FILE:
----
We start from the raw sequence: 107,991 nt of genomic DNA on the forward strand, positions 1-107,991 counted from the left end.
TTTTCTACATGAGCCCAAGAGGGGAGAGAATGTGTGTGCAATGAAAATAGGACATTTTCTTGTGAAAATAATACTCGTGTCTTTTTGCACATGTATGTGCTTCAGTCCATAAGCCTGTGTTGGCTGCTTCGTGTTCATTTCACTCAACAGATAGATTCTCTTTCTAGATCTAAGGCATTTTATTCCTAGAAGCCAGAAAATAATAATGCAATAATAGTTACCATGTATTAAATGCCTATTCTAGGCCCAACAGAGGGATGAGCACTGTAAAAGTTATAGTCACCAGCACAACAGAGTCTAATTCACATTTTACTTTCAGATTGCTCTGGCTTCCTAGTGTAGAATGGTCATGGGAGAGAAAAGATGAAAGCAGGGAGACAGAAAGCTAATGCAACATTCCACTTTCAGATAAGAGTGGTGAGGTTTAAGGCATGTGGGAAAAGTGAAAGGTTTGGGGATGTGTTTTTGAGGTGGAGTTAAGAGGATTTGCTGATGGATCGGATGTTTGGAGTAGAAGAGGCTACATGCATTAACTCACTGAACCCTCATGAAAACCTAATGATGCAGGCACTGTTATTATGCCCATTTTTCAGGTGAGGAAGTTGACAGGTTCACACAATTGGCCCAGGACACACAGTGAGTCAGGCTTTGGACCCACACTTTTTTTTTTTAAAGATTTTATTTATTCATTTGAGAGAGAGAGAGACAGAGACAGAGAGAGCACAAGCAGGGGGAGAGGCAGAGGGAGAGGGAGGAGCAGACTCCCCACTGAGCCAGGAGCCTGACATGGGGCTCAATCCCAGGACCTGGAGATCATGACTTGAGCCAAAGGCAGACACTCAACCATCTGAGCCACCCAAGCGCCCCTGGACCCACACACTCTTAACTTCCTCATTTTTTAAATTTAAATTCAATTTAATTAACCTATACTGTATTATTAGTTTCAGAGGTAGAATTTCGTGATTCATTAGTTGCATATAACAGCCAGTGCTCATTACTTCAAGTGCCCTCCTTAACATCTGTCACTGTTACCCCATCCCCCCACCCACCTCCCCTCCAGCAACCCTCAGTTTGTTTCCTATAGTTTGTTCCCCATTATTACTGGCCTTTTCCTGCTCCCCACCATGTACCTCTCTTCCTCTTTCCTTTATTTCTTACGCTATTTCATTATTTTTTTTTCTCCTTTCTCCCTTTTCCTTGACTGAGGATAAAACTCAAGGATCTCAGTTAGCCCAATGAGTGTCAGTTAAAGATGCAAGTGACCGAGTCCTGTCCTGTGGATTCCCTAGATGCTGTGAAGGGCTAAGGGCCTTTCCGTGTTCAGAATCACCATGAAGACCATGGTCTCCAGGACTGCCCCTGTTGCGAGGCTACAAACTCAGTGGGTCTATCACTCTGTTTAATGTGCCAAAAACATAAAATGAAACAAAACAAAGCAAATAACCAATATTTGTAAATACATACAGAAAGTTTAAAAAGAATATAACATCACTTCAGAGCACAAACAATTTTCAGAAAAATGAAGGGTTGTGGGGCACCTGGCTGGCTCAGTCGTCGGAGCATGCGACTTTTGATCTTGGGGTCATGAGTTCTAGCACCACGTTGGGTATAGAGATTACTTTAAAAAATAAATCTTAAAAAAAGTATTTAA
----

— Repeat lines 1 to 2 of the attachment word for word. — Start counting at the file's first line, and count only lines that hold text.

We start from the raw sequence: 107,991 nt of genomic DNA on the forward strand, positions 1-107,991 counted from the left end.
TTTTCTACATGAGCCCAAGAGGGGAGAGAATGTGTGTGCAATGAAAATAGGACATTTTCTTGTGAAAATAATACTCGTGTCTTTTTGCACATGTATGTGCTTCAGTCCATAAGCCTGTGTTGGCTGCTTCGTGTTCATTTCACTCAACAGATAGATTCTCTTTCTAGATCTAAGGCATTTTATTCCTAGAAGCCAGAAAATAATAATGCAATAATAGTTACCATGTATTAAATGCCTATTCTAGGCCCAACAGAGGGATGAGCACTGTAAAAGTTATAGTCACCAGCACAACAGAGTCTAATTCACATTTTACTTTCAGATTGCTCTGGCTTCCTAGTGTAGAATGGTCATGGGAGAGAAAAGATGAAAGCAGGGAGACAGAAAGCTAATGCAACATTCCACTTTCAGATAAGAGTGGTGAGGTTTAAGGCATGTGGGAAAAGTGAAAGGTTTGGGGATGTGTTTTTGAGGTGGAGTTAAGAGGATTTGCTGATGGATCGGATGTTTGGAGTAGAAGAGGCTACATGCATTAACTCACTGAACCCTCATGAAAACCTAATGATGCAGGCACTGTTATTATGCCCATTTTTCAGGTGAGGAAGTTGACAGGTTCACACAATTGGCCCAGGACACACAGTGAGTCAGGCTTTGGACCCACACTTTTTTTTTTTAAAGATTTTATTTATTCATTTGAGAGAGAGAGAGACAGAGACAGAGAGAGCACAAGCAGGGGGAGAGGCAGAGGGAGAGGGAGGAGCAGACTCCCCACTGAGCCAGGAGCCTGACATGGGGCTCAATCCCAGGACCTGGAGATCATGACTTGAGCCAAAGGCAGACACTCAACCATCTGAGCCACCCAAGCGCCCCTGGACCCACACACTCTTAACTTCCTCATTTTTTAAATTTAAATTCAATTTAATTAACCTATACTGTATTATTAGTTTCAGAGGTAGAATTTCGTGATTCATTAGTTGCATATAACAGCCAGTGCTCATTACTTCAAGTGCCCTCCTTAACATCTGTCACTGTTACCCCATCCCCCCACCCACCTCCCCTCCAGCAACCCTCAGTTTGTTTCCTATAGTTTGTTCCCCATTATTACTGGCCTTTTCCTGCTCCCCACCATGTACCTCTCTTCCTCTTTCCTTTATTTCTTACGCTATTTCATTATTTTTTTTTCTCCTTTCTCCCTTTTCCTTGACTGAGGATAAAACTCAAGGATCTCAGTTAGCCCAATGAGTGTCAGTTAAAGATGCAAGTGACCGAGTCCTGTCCTGTGGATTCCCTAGATGCTGTGAAGGGCTAAGGGCCTTTCCGTGTTCAGAATCACCATGAAGACCATGGTCTCCAGGACTGCCCCTGTTGCGAGGCTACAAACTCAGTGGGTCTATCACTCTGTTTAATGTGCCAAAAACATAAAATGAAACAAAACAAAGCAAATAACCAATATTTGTAAATACATACAGAAAGTTTAAAAAGAATATAACATCACTTCAGAGCACAAACAATTTTCAGAAAAATGAAGGGTTGTGGGGCACCTGGCTGGCTCAGTCGTCGGAGCATGCGACTTTTGATCTTGGGGTCATGAGTTCTAGCACCACGTTGGGTATAGAGATTACTTTAAAAAATAAATCTTAAAAAAAGTATTTAA